Want Successful Franchisees? Charge Higher Franchise Fees
Don't lower your franchise fee if you want your franchisees to be successful. In fact, you might consider raising it, so long as the funds are pumped into training and development. That was a big takeaway from a study by FranData that compared fees and royalties with franchisee success, presented at our Franchise Finance & Growth Conference this week.
Franchisors might consider reducing their royalty rate instead.
Over the years, franchise fees have increased, FranData CEO Darrel Johnson. He analyzed 11 brands in one sector and found that their annualized franchise fee increase between 2008 and 2012 ranged from 1.87 percent to 21.67 percent. The average fee across industries was $35,185, but ranged from just under $29,500 to $43,571.
To be sure, most of the fee ultimately funds the process of getting that franchisee—roughly 80 percent of a franchisee funds franchise development, according to one sample of 100 brands in different industries.
Yet you get what you pay for: concepts with higher fees had better unit growth from 2006 to 2011. They also had better revenue growth—their three-year average revenue growth was more than 20 percent for higher-fee franchises, compared with a decline of about 4 percent for lower-fee companies. Average unit revenues for higher-fee companies are higher and they had lower failure rates.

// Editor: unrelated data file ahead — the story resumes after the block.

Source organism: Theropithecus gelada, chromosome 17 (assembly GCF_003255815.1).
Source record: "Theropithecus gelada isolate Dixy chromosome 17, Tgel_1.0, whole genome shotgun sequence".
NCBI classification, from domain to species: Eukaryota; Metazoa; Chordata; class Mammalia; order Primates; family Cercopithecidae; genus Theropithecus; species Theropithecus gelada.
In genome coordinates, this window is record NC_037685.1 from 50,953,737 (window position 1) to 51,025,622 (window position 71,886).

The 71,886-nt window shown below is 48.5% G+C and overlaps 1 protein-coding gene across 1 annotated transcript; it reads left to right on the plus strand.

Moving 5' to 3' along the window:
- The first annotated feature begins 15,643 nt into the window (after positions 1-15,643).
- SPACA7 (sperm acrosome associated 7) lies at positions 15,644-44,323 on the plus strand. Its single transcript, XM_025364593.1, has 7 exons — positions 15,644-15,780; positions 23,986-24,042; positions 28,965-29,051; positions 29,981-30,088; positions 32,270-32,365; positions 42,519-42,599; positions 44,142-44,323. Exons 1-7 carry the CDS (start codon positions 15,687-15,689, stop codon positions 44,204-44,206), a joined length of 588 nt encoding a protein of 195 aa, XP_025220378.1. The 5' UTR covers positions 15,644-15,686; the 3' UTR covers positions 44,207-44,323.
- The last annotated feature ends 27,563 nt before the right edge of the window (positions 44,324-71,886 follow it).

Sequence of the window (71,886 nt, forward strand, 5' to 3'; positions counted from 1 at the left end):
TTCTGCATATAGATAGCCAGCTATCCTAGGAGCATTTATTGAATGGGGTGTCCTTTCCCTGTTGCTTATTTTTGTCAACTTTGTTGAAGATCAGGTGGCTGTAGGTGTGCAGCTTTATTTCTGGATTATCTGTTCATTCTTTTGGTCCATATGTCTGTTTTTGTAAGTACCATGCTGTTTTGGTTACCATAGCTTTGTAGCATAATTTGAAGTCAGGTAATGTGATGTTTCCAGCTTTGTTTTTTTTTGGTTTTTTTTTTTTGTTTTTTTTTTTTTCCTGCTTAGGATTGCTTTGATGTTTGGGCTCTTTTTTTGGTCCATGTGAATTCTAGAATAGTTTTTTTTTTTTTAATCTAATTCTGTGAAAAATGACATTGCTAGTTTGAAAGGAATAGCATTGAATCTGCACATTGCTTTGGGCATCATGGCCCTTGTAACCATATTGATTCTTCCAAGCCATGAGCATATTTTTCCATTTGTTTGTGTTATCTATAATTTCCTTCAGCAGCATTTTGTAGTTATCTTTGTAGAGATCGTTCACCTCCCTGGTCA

The reason? Franchise systems with higher fees were much more likely to invest more in training. Higher fee companies on average had more than double the training hours of the lowest fee franchises, according to a sample of 41 brands in 11 industries. "Those franchisors with higher initial fees are providing a lot more in the way of training and support," Johnson said. "Maybe you are getting what you pay for."
So what about royalties? Again, royalties are complex, varying in amount and their structure, and they varied widely, from an average of 4.47 percent at sit-down restaurants to 6.98 percent at automotive companies. On average, franchisees were charged $35,293 a year in royalty payments (but, interestingly, they paid 19 percent less because of discounts and incentive programs in recent years).
In this case, higher royalties don't translate into success. Higher royalty companies had higher failure rates and poorer continuity rates and they had lower average revenues. Yet Johnson wasn't ready to conclude that there is a definitive connection between royalties and success and said the relationship isn't as clear. Yet we might note that lower royalties, especially in a time of tight margins, can improve profits and keep franchisees afloat.